Adsorber 191 undergoes regeneration in the second mode of operation. Steam is supplied from the source 194 to adsorber 191 through a branch steam path 224. Steam and solvent vapors exit through an adsorber outlet path 228 to the adsorber battery outlet path 44. Condensibles leave the adsorber 191 through a second adsorber condensate outlet path 232 which opens into the battery condensate collection tank 210.
In the third mode of operation adsorber 193 receives SL from the SLA source 10 through a third branch SLA path 236. The SLA leaves the adsorber 193 through an outlet path 238 which connects to the inlet of adsorber 191. Treated air leaves adsorber 191 through an outlet path 240 which connects to the path 20 and the vent 22 Adsorber 192 undergoes regeneration and receives steam from the steam source 194 through a branch path 248. Steam leaves the adsorber 192 through an adsorber outlet path 250 and is passed to the adsorber battery outlet 44. Condensibles leave the adsorber 192 through an adsorber condensate exit path 254 which joins the battery condensate collection tank 210.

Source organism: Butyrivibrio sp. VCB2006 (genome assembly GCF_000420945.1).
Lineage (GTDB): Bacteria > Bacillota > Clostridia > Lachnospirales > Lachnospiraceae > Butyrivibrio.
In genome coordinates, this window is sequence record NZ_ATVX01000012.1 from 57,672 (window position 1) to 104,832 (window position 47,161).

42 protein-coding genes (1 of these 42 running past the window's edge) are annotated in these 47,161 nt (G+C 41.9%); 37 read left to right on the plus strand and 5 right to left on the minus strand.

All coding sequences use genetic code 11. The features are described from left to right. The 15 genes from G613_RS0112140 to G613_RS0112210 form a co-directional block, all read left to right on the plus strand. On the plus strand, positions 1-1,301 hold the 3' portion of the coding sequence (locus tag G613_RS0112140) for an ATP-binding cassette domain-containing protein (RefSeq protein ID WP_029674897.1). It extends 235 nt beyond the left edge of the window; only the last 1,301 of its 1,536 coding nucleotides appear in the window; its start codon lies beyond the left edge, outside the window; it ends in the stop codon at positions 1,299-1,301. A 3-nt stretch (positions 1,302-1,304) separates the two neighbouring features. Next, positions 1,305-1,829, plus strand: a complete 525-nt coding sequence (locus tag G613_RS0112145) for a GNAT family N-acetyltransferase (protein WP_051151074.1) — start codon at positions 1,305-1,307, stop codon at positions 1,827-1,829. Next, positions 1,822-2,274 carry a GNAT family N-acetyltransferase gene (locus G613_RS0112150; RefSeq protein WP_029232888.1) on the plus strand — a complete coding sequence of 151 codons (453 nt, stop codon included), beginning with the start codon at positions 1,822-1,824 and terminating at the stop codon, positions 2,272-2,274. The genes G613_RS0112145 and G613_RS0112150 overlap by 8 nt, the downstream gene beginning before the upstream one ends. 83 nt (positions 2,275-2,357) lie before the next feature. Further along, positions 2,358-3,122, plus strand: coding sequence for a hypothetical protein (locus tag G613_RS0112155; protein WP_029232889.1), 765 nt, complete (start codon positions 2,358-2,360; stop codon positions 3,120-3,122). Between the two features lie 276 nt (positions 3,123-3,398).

It is preferable to pre-condition the SLA prior to adsorption. A suitable pre-conditioning unit is shown in FIG. 3. The pre-conditioning components can be assembled in a single housing 270 which can receive the SLA from the SLA source 10 through an input path 274. A guard bed 278 is positioned in the flow path to remove extraneous contaminants such as oils, particulates, and the like that might prematurely plug the main beds in the adsorbers. The guard bed thereby prolongs the life of the adsorber beds. The guard bed preferably consists of a small charge of carbon, which can range from 5% to 15% of the weight of carbon in the adsorption beds of the adsorbers 191-193. The small size of the guard bed provides easy and inexpensive removal and replacement of the carbon when it becomes contaminated. The adsorption beds, which contain much larger charges of carbon, are expensive to replace and usually bed lives of several months to a few years are desired. The guard bed helps to insure that such a life for the adsorption beds will be attained.